Béla Barényi

Béla Barényi

Because of his many inventions improving the safety for people in automobiles in the event of a collision, Béla Barényi (1907-1997) is known as the father of passive safety in automotive car design. His huge number of patents has also earned him the moniker “the Hugarian Thomas Edison”.

Among other things, Barényi developed the concept of the crumple zone, the non-derformable passenger cell, the collapsible steering column, and safer detachable hardtops. From 1939 to 1972, he led the Daimler-Benz pre-development department. Many of the features that Barényi developed for Daimler-Benz were later broadly adopted into automobiles from other manufactorers and are still present in cars and similar vehicles today.

Barényi is also credited with conceiving the original design for the German people´s car – The Volkswagen Beetle – in 1925. This was five years before Ferdinand Porsche made his initial design suggestion for the car. (Mercedes-Benz have posted Barényi´s original 1925 technical drawing on their site.)

When Barényi died in Germany in 1997, aged 90, Mercedes ran a commemorative add stating that: “No one in the world has given more thought to car safety than this man.”

Barényi donated a broad record of his inventions to the Technisches Museum Wien (Vienna Technical Museum).


Béla Barényi was born in Hirtenberg near Vienna, in the Austro-Hungarian Empire, on 1 March 1907.

The native form of his personal name is Barényi Béla, according to the custom of putting the family name before the given name. In this article, we follow the other naming convention, and put his family name last, i.e. Béla Barényi.

His mother was Austrian and his father was the Hungarian military officer Barényi Jenő (1866–1917). The family was a part of the extended Keller family; a well-known family of industrial magnates. His great-grandfather and grandfather, respectively, were the industrialists Seraphin Keller and Fridolin Keller.


Béla Barényi studied mechanical and electrical engineering at the Privatfachschule für Maschinenbau und Elektrotechnik in Vienna, finnishing in 1926.


After college, Barényi worked for the Austrian automobile companies Austro-Daimler, Steyr and Adler, before joining Daimler-Benz in 1939.

During his job interview at Daimler-Benz, Barényi explained in detail how the conventional steering system, steering column and wheel, suspension, and car body design could be altered to improve safety for the people in the car.

Daimler-Benz hired Barényi and immediately made him head of their pre-development department, a position he would keep until his retirement in 1972.

Patents and inventions

Barényi’s patent count documented at the European Patent Office is 1,244 worldwide patents, of which 595 were filed in Germany; the primary filing country of his chief employer.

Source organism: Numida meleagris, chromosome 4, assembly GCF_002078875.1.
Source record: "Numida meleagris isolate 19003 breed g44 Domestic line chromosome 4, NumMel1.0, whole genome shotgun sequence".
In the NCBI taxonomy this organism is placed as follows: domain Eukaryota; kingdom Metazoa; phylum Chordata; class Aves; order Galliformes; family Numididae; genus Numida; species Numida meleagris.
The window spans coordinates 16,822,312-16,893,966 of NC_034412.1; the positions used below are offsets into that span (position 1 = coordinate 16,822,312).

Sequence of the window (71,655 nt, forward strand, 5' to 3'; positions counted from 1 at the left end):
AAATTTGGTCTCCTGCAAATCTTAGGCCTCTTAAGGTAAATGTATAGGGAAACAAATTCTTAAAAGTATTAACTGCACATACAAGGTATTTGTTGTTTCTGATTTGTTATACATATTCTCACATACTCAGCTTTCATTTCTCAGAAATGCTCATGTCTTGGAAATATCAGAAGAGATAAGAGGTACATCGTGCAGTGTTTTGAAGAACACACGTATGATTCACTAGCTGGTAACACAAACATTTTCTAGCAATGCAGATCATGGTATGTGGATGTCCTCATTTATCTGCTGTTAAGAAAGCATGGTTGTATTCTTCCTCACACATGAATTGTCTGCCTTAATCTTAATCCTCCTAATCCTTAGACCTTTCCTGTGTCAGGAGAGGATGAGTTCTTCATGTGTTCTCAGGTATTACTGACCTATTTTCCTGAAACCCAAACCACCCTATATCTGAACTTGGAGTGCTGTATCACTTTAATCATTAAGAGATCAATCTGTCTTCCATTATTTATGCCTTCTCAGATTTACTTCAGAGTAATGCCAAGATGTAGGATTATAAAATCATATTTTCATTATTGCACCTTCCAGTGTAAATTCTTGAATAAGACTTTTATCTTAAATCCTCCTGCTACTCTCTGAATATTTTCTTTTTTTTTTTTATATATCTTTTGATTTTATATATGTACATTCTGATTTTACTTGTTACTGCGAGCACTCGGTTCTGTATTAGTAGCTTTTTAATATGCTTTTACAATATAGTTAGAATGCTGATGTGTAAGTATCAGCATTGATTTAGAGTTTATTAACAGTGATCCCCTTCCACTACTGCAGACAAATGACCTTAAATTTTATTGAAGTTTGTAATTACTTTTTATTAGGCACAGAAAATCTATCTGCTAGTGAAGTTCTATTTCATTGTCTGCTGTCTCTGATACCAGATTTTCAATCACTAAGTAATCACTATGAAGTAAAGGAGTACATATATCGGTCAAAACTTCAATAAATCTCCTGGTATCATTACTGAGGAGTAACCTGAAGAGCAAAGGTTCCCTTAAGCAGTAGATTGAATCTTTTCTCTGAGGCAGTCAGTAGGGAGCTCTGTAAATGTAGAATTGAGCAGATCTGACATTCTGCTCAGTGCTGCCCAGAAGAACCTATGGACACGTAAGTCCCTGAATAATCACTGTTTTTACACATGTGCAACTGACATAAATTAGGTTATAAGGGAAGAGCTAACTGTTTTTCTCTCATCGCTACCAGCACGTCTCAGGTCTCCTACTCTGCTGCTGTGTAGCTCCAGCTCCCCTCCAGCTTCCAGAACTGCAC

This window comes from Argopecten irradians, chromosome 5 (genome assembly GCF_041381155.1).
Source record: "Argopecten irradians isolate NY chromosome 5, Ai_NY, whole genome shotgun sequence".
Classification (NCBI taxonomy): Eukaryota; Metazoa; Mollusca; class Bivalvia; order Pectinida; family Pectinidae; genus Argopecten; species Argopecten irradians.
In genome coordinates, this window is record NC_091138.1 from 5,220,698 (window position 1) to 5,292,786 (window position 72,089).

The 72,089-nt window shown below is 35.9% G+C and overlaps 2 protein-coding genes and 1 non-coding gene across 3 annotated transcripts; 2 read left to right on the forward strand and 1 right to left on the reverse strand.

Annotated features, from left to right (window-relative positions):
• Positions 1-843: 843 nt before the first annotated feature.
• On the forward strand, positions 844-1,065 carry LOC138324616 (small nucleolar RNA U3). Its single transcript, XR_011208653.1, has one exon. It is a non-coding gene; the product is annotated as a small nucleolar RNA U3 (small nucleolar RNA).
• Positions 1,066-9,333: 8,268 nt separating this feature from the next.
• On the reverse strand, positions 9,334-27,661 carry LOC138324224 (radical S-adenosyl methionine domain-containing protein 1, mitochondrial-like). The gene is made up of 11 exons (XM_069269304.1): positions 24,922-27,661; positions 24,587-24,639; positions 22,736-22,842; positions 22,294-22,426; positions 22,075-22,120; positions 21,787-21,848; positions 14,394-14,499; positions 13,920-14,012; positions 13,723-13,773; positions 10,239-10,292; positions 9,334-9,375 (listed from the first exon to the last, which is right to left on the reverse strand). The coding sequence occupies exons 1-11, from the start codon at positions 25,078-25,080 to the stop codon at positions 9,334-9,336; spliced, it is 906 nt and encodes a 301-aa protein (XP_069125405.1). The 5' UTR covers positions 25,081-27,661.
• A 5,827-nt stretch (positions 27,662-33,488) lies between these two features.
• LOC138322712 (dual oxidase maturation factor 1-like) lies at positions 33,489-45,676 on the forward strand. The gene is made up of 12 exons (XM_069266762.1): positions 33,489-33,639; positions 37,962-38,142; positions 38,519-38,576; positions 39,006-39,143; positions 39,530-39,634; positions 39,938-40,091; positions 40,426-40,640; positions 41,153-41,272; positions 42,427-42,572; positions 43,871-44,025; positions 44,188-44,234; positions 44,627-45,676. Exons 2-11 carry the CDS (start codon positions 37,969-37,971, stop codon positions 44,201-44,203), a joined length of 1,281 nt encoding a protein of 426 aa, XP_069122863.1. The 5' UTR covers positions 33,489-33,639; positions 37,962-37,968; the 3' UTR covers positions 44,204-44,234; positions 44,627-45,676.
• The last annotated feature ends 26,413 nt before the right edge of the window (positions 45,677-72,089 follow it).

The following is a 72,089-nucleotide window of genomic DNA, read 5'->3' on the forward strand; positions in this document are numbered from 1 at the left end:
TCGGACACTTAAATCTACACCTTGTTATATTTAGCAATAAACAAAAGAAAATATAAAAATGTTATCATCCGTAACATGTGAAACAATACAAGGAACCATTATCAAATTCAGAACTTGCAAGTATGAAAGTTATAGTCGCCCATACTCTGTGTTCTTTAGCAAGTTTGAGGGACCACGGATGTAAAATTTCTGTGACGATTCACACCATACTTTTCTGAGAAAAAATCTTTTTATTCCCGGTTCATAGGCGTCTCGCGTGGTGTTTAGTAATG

You might have seen articles claiming Barényi had over 2,000 patents when he retired from Daimler-Benz, and added another 500 or so later, but those numbers are a bit misleading as they include patents filed in multiple countries for the same invention.

Safety cell

Barényi´s protection solutions were partially implemented on the 1953 Mercedes-Benz “Ponton”. In order to form a partial safety cell, this car was built with a strong deep platform, a solution patented in 1941.

Crumple zone

The crumple zone concept was invented and patented by Barényi in 1937, when he was not yet working for Daimler-Benz. In the early 1950s, he created a more developed version of it.

The Mercedes-Benz patent number 854157, granted in 1952, describes why a crumple zone improves passenger safety. Until this point, the prevailing idea among automotive manufactorers – and the general public – was that a safe car was a rigid car that would not crumple in a crash.

Barényi explained that it was safer for the passengers if a part of the car was allowed to crumple. He divided the body of the car into three sections: a crumple zone in the front, a rigid passenger compartment in the middle, and another crumple zone in the back. The crumple zones were designed to absorb the kinetic energy of a collission by deforming.

The 1959 Mercedes W111 “Tail Fin” Saloon was the first Mercedes-Benz car body using patent # 854157. Its longitudinal members were straight in the centre of the car, but curved in the front and rear. Together with the body panels, the straight members in the centre formed a ridig safety compartment for the passengers. The curved members in the front and rear were designed to deform in the event of a collission, absorbing energy and preventing the full force of the impact from reaching the passengers.

Hall of Fame

Barényi was inducted into the Detroit Automotive Hall of Fame in 1994.